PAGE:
The title of Unfinished Business awkwardly echoes that of a prominent 2017–18 show at the Australian Centre for Contemporary Art: Unfinished Business: Perspectives on Art and Feminism. Hinting at a curatorial trend, it suggests there might be a remit for curators to instill their politically charged surveys with a more hard-won sense of incremental, daily practice—the quotidian, folkloric and “minor-key” aspects of political life valued, especially, by social media stooges. It’s true that, particularly in works such as Untitled (Nuance) (1992) and Psycho(d)rama (1990), Bennett mined his personal traumas and obsessed over identity categorisations. But, seen together, the works in this exhibition don’t suggest an overt association with day-to-day activism. Bennett is more old school in this regard, managing to be at once politically impassioned and soberly distant, framing first-person matters through third-person means. To this end, each stripe, splodge and splatter – whether aping Jackson Pollock, Piet Mondrian or Philip Guston – conveys the stilted grammar of information transferal, resonant with how the vicissitudes of his histories come off as causally determined, concocted or preordained. As he stated in a 1993 interview: “I’m not painting what I feel, I’m tracing it on the surface of the thing.”
The “John Citizen” works – conceived by Bennett to be exhibited under this pseudonym—are, unfortunately, not well represented, possibly intentionally so, in order to distinguish it from the NGV survey. Still, there are enough to get the sense of how the strategy of speaking ventriloquially manifested throughout his career. It’s a by-proxy approach that can seem uncanny in some of Bennett’s more physical pieces, such as the Stripe series of abstract paintings he made between 2003 and 2008. These have generally been understood as signalling his break from politics; his “refusal to ‘communicate’” which entailed a retreat from postcolonial concepts to more painterly “ideas,” taking inspiration from the likes of Robert McPherson and Frank Stella. But I don’t buy it. To me the Stripe series is as critically and politically vocal as all the others, central to a career-long inquiry into the frameworks within which art obtains its meanings: through history, cultural theory, museum practice, private collecting, and, weirdly, via touch and surface itself. If purchased for private collections, they would operate much as the representations of abstract painting do in his Home Décor series, daring viewers to imbue them with his Aboriginality, probing what this might even mean. For Bennett, virtuosity was always so complicated.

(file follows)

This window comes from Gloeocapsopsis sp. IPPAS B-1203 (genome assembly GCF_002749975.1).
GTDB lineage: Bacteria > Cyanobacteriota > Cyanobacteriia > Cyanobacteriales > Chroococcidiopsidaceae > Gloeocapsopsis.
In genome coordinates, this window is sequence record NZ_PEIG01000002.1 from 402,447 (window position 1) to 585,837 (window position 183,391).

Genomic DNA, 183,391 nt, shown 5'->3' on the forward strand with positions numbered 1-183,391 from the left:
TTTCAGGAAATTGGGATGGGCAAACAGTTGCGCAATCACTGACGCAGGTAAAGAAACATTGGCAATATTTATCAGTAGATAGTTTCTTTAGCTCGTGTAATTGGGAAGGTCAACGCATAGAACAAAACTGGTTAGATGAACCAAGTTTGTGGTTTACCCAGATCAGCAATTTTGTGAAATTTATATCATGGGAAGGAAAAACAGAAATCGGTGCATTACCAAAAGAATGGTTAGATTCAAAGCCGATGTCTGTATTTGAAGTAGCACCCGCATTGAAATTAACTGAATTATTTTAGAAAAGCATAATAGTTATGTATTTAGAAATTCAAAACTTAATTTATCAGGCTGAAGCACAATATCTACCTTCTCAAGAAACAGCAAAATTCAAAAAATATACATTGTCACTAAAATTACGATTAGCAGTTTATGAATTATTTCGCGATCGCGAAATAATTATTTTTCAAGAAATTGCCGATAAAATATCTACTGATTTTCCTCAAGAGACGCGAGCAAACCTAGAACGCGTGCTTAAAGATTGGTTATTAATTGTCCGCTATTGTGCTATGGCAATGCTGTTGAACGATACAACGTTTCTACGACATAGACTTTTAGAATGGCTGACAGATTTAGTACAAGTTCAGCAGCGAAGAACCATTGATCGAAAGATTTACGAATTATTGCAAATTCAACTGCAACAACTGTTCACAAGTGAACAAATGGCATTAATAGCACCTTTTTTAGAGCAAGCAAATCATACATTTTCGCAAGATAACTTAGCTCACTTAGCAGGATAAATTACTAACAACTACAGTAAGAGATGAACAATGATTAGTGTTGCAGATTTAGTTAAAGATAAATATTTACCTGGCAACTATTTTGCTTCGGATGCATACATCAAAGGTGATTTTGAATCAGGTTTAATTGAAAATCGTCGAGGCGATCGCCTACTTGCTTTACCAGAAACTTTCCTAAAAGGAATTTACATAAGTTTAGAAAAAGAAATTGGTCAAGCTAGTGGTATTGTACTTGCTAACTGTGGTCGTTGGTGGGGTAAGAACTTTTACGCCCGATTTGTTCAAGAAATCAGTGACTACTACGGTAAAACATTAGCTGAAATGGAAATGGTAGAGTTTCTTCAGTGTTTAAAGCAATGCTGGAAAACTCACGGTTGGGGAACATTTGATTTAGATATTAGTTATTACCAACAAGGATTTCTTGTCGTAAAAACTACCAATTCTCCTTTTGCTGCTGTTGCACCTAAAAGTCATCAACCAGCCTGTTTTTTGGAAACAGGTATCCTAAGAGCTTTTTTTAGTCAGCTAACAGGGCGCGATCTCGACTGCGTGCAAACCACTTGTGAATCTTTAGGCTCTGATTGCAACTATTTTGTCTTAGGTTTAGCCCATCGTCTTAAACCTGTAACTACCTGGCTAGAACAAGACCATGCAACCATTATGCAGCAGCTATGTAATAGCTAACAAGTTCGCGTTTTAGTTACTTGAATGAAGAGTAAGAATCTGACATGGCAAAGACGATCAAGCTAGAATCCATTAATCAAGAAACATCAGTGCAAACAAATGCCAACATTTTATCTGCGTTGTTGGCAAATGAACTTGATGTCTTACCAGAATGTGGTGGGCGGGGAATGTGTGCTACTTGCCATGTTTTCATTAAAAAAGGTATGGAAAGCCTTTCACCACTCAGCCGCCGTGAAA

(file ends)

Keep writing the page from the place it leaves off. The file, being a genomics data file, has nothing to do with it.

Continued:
- ^ Rex Butler, “The revolutionary: Colouring history,” The Australian, 31 August 2007.
- ^ Peter Schjeldahl, “Paintings by Aborigines,” The Hydrogen Jukebox, Los Angeles: University of California Press, 1991, pp. 303–06.
- ^ Gordon Bennett, Gordon Bennett: Selected Writings, Power Publications and Griffith University Art Museum, 2020, p. 121.
- ^ Zara Stanhope, Unfinished Business: The Art of Gordon Bennett, Brisbane: Queensland Art Gallery of Modern Art, 2020, p.15.
- ^ Jack Bankowsky, “Editor’s Letter,” Artforum, November, 1992.
- ^ Gordon Bennett, “The Manifest Toe,” The Art of Gordon Bennett, Sydney: Craftsman House/G+B Arts International, 1996, p. 33.
- ^ Terry Smith, “Australia’s Anxiety,” History and Memory in the Art of Gordon Bennett, Birmingham: Ikon Gallery, 1999, p. 17.
- ^ Gordon Bennett in Gordon Bennett: Selected Writings, Power Publications and Griffith University Art Museum, 2020, p. 132.
Wes Hill is Senior Lecturer in Art History and Visual Culture at Southern Cross University, Lismore.